Larkin, Philip. "To Failure".
- the speaker addresses failure in a free and irregular soliloquy
- muses about the way failure comes: the 1st stanza describes how it does not come, the 2nd describes the state after its coming
- failure does not announce its coming "dramatically" like a supernatural monster ("dragons"), a notice of warning ("Clearly set out to warn what can be lost"), or a "ghost"
- after its coming the speaker notices boredom, silence, and emptiness and knows things are soon to fall apart because failure "[has] been here some time."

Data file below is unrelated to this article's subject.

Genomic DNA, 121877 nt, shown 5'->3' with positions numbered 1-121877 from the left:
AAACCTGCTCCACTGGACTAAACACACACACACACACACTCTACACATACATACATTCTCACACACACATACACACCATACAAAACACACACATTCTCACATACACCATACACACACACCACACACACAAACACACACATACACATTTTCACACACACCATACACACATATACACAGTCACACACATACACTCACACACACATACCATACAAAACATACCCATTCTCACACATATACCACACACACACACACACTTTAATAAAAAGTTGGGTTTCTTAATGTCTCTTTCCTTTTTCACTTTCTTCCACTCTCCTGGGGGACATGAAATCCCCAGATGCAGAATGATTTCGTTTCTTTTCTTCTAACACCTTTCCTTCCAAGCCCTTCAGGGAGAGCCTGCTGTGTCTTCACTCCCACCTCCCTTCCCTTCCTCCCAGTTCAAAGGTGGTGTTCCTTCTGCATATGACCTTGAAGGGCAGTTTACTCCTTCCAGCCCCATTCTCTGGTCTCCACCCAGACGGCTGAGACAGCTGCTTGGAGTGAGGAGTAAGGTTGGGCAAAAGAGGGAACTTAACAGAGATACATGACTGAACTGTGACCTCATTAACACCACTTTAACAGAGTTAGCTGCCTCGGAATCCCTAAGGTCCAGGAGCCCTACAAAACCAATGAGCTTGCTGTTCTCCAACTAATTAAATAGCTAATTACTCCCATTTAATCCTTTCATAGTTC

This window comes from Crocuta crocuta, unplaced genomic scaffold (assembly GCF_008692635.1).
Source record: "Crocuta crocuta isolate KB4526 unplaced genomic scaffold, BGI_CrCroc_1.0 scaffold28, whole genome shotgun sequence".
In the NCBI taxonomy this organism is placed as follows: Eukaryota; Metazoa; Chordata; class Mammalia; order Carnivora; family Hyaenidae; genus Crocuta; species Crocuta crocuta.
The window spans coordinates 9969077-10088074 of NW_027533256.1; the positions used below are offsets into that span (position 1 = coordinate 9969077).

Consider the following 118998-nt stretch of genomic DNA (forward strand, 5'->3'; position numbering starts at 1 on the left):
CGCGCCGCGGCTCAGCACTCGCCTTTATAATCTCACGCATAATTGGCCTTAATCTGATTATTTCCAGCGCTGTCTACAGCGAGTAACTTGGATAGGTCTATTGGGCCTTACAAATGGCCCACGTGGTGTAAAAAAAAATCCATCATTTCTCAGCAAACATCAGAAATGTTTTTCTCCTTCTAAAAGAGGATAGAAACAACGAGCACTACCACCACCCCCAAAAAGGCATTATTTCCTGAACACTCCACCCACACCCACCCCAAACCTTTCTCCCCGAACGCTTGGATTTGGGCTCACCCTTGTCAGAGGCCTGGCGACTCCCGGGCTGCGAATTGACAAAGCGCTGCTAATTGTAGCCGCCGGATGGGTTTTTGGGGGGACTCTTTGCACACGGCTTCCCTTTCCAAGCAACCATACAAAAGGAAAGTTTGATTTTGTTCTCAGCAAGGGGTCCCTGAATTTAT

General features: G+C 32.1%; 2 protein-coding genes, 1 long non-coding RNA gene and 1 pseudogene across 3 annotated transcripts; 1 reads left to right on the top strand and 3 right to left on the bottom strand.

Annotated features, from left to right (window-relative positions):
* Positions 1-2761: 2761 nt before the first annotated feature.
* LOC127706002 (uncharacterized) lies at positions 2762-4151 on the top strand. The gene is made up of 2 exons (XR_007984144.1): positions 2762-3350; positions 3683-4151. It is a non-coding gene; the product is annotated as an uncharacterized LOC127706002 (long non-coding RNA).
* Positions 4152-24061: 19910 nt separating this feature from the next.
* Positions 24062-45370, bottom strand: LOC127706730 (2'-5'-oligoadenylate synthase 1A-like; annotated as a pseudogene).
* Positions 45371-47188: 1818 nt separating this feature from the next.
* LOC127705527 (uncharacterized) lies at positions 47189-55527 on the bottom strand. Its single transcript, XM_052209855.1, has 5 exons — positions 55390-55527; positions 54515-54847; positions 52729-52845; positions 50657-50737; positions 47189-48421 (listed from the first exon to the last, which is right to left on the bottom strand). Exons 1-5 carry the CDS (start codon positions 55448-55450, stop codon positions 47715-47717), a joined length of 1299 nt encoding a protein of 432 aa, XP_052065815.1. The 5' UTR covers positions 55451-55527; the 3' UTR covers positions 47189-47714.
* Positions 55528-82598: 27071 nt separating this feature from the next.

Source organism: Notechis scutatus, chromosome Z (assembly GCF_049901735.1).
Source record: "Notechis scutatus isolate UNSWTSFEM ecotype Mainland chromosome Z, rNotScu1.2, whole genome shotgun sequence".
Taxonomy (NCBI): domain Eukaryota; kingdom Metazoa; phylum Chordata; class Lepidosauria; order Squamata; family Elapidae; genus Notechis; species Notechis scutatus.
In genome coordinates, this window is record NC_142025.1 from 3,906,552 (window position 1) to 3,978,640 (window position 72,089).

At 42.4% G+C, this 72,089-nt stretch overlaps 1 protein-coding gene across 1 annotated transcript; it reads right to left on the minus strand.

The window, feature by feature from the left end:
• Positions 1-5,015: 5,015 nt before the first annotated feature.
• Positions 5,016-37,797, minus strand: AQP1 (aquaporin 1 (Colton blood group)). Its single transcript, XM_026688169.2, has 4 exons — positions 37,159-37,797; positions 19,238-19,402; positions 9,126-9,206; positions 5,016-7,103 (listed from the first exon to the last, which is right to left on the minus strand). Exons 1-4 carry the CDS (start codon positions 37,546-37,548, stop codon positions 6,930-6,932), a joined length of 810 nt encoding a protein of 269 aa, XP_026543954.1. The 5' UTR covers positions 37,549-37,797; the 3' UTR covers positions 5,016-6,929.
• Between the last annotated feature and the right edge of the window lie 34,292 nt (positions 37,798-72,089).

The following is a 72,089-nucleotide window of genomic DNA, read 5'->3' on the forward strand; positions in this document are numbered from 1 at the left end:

- modernized sonnet, unrhymed; enjambment
- failure = approximates to the concept of death
- mourns the quickly passing time and impending death against the background of a lack of warning against both the quickness and the ultimate failure of one's life
AuthorLarkin, Philip. (1922 - 1985).
Full Title"To Failure".
First PublishedIn: Collected Poems. London: The Marvell Press and Faber and Faber, 1988.
Larkin, Philip. "To Failure". Collected Poems. (1988). London: Faber and Faber, 2003.